It blocks people in the city from using medical services out west. Those communities were allowed to build without sidewalks which then allowed the bus company not to serve those parts of the community because there are no sidewalks. Sidewalks or the lack of them have been historically used by developers and city governments to keep poor and minority people out of wealthy white neighborhoods and the practice continues today. That amounts to state funded segregation. While in this instance there are sidewalks, they are in such disarray she prefers West Dodge Frontage Road? Given the width of that road, I imagine people are going over 40 miles an hour. It is unacceptable that she felt forced into the road by poor sidewalk conditions.
Additionally, an undue burden is placed on disabled persons who pay double what a mainstream transit rider would pay. Even though this is significantly cheaper than a mobility taxi it remains unjust. People with disabilities are more likely to be unemployed and underemployed and face significant barriers to housing and transportation. Thus limitations on where they can get public transportation services and the cost of them are of even greater concern.
Racism and Omaha’s well documented practices of redlining, white flight, and urban sprawl heavily influence Sarah’s experience. This situation was designed and facilitated by government policy and big business, while financed by the taxpayers. There is no reason to believe it will change until these entities are held accountable. Residents living in west Omaha live on average 10 years longer, the quality of their life is exponentially better, additionally they are less likely to experience disability than poor and minority communities. Policies made over the course of many years push the likes of Sarah into untenable situations and she is not alone.
OMetro’s mainstream bus program is underserving Omaha’s minority communities. In discussion with UNO students living in South Omaha, I learned it takes about 2 hours to get to UNO by bus. It is a 15-minute drive. South Omaha is the number one feeder school for UNO and the school is 81% Latinx. Additionally, it takes two hours to travel from North Omaha, where the African American community resides, to get to jobs at places like PayPal and Google in southwest Omaha. These conditions are unacceptable and likely the placement of those businesses was subsidized by the city and taxpayers in a long forgotten deal.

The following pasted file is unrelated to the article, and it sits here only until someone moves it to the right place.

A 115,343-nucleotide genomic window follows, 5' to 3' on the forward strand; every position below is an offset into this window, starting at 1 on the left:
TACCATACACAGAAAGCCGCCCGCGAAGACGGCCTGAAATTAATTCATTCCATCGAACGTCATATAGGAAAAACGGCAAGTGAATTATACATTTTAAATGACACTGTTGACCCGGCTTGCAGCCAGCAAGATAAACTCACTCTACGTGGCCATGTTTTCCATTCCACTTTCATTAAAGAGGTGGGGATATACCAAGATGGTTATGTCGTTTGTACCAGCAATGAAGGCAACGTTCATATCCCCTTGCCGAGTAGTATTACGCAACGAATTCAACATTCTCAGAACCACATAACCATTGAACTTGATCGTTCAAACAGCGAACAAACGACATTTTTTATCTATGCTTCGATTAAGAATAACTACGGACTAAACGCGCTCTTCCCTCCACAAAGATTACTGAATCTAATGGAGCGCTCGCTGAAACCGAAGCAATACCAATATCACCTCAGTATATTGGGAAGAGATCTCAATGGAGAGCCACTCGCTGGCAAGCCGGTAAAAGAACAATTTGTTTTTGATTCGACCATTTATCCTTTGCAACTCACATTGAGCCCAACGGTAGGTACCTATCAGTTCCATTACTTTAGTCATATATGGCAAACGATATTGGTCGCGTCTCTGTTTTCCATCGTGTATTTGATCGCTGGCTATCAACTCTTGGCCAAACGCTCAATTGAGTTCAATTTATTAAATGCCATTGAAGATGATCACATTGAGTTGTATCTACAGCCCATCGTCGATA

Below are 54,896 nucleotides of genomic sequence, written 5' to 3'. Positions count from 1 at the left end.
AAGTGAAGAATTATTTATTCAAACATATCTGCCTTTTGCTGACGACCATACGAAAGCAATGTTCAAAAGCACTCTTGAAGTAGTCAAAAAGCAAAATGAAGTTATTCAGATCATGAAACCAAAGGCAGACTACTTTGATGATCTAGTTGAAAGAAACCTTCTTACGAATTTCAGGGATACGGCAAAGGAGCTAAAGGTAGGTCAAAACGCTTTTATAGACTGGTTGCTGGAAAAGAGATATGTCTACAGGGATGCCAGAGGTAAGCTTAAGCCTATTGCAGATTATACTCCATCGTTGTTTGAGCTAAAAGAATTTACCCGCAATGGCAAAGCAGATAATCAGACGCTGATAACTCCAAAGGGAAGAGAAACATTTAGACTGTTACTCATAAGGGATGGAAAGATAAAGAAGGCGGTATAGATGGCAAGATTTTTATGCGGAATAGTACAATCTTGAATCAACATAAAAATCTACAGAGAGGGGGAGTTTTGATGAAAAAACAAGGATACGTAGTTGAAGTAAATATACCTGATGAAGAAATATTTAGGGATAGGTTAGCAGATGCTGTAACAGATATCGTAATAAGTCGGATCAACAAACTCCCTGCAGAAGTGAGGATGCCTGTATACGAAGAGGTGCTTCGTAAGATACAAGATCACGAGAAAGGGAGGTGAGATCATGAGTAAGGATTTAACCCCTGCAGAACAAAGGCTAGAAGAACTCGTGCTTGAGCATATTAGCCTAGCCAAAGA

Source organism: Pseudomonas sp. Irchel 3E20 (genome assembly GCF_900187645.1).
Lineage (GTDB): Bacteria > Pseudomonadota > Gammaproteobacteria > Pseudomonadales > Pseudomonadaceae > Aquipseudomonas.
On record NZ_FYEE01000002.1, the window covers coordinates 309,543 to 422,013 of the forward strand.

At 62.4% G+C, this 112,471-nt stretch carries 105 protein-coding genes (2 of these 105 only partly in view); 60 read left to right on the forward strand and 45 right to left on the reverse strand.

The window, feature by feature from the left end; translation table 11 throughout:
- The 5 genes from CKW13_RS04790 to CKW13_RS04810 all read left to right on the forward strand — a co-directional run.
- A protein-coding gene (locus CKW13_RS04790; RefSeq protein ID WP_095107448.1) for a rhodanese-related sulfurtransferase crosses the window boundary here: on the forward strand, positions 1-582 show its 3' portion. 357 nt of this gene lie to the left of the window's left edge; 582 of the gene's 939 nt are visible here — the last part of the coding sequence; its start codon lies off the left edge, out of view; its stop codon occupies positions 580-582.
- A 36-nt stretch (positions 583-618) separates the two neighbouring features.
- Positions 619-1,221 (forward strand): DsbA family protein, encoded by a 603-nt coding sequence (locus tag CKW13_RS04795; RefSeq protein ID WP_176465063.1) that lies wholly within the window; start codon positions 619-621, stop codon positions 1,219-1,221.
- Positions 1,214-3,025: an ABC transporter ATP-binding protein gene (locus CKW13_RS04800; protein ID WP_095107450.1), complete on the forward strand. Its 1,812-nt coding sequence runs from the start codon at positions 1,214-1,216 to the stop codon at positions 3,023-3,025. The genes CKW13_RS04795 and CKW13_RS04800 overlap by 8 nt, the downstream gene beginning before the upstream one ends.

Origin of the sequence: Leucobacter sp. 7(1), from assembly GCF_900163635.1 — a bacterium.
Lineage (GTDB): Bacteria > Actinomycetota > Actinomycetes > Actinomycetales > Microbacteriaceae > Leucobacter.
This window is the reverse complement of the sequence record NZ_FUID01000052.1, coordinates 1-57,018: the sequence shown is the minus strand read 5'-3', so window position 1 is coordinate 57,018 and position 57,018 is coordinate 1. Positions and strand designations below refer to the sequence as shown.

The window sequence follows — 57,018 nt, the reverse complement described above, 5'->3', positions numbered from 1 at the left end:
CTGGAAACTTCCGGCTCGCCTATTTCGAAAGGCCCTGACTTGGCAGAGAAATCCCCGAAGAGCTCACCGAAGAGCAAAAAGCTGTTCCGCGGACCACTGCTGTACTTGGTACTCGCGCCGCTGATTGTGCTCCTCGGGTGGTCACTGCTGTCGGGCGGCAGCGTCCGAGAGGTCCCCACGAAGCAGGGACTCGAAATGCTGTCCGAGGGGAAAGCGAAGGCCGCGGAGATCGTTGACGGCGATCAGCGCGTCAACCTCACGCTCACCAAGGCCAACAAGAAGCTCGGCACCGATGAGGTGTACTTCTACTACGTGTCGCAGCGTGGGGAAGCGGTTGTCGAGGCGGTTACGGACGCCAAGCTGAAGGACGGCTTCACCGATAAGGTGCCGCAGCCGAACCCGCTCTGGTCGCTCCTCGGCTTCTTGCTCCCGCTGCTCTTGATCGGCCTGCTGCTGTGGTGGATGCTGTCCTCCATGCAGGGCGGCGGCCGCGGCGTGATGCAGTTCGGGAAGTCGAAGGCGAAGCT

Incredible amounts of money have been spent to decrease drive times for people in west Omaha. Decreasing the number of cars coming into the city is a good idea for those of us who live here, however service to commuters should not take precedence over service to city dwellers. For example, when OMetro debuted ORBT they said they would continue to run the number 2 bus. This bus is now set to be cut. The type of service provided to commuters and city dwellers is different. City dwellers need options that include a bus that stops every block or two. Many people ride the bus because they cannot drive, forcing them to walk an additional 8 blocks to ORBT stations will diminish their ability to move freely in the city and despite the presence of bike racks on ORBT, biking is not a reasonable option for most because they cannot afford it, they have responsibilities that preclude it, mobility limitations, or a lack of safe bike infrastructure. If ORBT is expanded further, can we expect more of the same disregard for the urbanite’s needs?
Sadly, Sarah also reported being told by the previous administration’s leadership, if you don’t like it, go somewhere else. I, myself, have witnessed the leader of MOBY tell an entire room full of people that the testimony given minutes prior by a MOBY rider, “never happened” before any possible investigation of the complaint could occur. That rider also happened to be an African American.
Rather than serve Sarah, our community has placed obstacles in front of her from access to medical care to the transportation organizations that she helps pay for but do not meet her needs. The bell of injustice clangs with policies designed to look benign.The sound of discord reminds us that our work remains so that Sarah never finds herself, alone and tossed from her wheelchair on the Dodge frontage street, again.